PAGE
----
# How to define the initial guess for the electron density?

This is a technical question. If I have a one-dimensional box of length L, and an electron density existing in the box and integrating to N electrons. And if I want to determine the electron density that minimizes the energy of the system, assuming the following:

• electron density is zero at the boundary

• a fixed external potential of any kind and form

• the Thomas-Fermi kinetic energy functional is used. $v_{TF}(x)=C^{TF}*\rho^{2/3}(x)$

• absence of electron-electron interaction, $v_{HXC}(x)=0$

the question is related to the initial guess for the electron density. I've been trying the following definition for the initial $\rho(x)$

$g = \frac{l}{(gp-1.0)}$

$\rho(x)= \frac{N}{(l-g)}$

where

$g$ is the grid gap,

$gp$ is the number of grid points,

$l$ the length of the box, and

$N$ the number of electrons.

with this density, the minimized density does not preserved the number of electrons. Do you guys have any suggestion to define a suitable initial guess?

Also I am including a figure where the density at each grid point is plotted. I assumed two electrons and 200 grid points.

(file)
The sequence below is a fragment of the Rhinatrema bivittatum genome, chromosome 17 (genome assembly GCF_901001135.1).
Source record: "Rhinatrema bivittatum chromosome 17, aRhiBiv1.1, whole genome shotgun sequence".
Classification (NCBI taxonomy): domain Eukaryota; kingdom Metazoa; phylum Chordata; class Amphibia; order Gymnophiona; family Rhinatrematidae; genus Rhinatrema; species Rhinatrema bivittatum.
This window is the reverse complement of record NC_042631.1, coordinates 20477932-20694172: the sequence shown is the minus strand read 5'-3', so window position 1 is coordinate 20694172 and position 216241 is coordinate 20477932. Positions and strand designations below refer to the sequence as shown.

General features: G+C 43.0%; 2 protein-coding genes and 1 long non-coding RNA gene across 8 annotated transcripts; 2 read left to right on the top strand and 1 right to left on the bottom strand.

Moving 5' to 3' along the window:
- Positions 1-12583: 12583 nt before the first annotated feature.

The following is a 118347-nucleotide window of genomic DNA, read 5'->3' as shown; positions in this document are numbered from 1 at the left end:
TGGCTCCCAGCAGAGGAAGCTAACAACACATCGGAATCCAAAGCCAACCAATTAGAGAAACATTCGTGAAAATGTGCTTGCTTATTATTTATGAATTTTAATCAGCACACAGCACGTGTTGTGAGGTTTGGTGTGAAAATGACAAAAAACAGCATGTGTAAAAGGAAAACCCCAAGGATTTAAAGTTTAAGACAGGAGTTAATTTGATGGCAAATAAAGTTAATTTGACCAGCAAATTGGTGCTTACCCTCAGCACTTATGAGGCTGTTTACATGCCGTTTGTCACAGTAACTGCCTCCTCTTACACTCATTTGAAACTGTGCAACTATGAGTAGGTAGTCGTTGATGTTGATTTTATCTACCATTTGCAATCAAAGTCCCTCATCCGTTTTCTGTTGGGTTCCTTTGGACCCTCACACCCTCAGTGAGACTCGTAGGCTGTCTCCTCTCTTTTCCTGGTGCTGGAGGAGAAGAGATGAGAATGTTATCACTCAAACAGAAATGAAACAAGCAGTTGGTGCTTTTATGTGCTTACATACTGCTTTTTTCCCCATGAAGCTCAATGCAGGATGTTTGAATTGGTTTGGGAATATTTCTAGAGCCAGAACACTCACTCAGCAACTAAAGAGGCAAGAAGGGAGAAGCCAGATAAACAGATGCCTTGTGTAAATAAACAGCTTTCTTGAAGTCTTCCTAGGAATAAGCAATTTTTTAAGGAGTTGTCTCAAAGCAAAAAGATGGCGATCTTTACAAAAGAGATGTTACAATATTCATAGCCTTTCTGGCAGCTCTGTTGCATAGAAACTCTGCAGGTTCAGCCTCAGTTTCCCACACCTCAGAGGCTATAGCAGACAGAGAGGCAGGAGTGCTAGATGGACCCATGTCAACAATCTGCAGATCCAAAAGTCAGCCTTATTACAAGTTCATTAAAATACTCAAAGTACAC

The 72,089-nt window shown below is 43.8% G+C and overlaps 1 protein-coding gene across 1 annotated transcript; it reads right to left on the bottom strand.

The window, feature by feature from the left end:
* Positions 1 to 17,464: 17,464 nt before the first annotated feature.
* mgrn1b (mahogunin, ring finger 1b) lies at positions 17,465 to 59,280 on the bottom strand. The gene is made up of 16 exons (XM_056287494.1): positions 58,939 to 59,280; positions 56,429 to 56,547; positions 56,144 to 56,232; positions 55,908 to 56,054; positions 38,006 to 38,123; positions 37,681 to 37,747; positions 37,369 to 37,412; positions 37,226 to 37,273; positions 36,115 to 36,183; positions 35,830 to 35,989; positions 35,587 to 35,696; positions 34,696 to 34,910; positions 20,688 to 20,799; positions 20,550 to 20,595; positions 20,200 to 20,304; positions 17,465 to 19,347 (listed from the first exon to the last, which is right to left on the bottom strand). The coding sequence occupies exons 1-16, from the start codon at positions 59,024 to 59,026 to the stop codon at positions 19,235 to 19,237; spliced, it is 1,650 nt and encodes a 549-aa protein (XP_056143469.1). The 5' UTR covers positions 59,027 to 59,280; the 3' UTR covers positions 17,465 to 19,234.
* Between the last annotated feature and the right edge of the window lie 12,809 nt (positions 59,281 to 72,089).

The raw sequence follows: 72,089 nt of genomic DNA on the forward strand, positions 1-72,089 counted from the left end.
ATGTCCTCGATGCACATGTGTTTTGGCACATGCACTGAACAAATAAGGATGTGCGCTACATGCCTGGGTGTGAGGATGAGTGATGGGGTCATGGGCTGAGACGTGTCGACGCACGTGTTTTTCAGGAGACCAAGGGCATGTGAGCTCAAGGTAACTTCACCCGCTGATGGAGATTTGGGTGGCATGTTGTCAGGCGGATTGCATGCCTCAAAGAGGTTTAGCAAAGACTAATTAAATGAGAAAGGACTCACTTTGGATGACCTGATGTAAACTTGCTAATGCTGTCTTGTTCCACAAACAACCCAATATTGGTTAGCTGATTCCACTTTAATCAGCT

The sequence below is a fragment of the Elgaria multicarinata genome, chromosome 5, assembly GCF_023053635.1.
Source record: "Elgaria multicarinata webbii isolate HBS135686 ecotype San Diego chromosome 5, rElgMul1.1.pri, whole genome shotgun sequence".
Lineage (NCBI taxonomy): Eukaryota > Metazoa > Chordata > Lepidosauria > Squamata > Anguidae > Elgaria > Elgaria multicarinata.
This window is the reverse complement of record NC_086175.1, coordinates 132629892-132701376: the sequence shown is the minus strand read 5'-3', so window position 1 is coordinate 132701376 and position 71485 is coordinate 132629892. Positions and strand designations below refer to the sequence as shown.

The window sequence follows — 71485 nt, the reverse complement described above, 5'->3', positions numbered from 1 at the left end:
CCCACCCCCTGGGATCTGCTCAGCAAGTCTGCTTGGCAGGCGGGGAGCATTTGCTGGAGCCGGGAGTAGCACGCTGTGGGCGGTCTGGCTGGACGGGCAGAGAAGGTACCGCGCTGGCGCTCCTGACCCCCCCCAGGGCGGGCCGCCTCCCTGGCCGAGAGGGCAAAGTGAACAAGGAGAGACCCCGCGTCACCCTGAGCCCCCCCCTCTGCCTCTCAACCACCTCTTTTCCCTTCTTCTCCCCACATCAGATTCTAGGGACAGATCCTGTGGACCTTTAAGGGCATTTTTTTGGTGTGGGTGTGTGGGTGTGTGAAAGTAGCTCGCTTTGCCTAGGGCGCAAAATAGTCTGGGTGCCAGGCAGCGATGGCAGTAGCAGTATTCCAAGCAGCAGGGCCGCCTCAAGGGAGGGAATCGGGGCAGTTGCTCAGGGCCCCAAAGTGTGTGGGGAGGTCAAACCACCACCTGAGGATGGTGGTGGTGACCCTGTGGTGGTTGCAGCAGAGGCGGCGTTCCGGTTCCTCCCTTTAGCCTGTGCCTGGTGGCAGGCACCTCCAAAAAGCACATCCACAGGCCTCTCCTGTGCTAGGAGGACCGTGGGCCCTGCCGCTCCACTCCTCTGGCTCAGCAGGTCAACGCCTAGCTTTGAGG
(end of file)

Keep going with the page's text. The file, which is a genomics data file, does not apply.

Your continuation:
Thank you

• Assumming an iterative process: I admit I never tried it, but I would think that after the first iteration, the number of electrons should be correct, and that any problems in that direction point to a problem with the iterative process, not the initial guess. In my DFT experience, I have come across qualitatively wrong solutions due to a bad guess, but never wrong electron numbers. – TAR86 Jun 23 '17 at 5:19
• It's not clear to me what system are you modelling. No electron-electron interaction includes no electrostatics? What about exchange interactions which are inherent to fermions? – user41033 Jun 23 '17 at 13:08
• This is a a simple training problem where you can applied any potential. For simplicity both exchange and coulomb are assumed to be zero. Also I added the resulting density at each grid point, it is no clear for me why the plot gets that concavity. Or maybe is correct but I am not seeing it. Thanks for your comments. – Pablor Jun 23 '17 at 17:16
• Have you tried various values of l? It seems to me that the density in one dimension is trying to escape the boundaries for being in a confined box. – Joaquin Barroso-Flores Jun 30 '17 at 1:45
• Is your plot of your initial guess? Then your definition of $\rho(x)$ looks strange to me: $$\rho(x) = \frac{N}{l - g}\text{.}$$ If $N$, $l$ and $g$ are constants, where is the dependency on $x$? Your graph must be wrong. Or is it your final density that's plotted there? – Felipe S. S. Schneider Jul 13 '17 at 12:52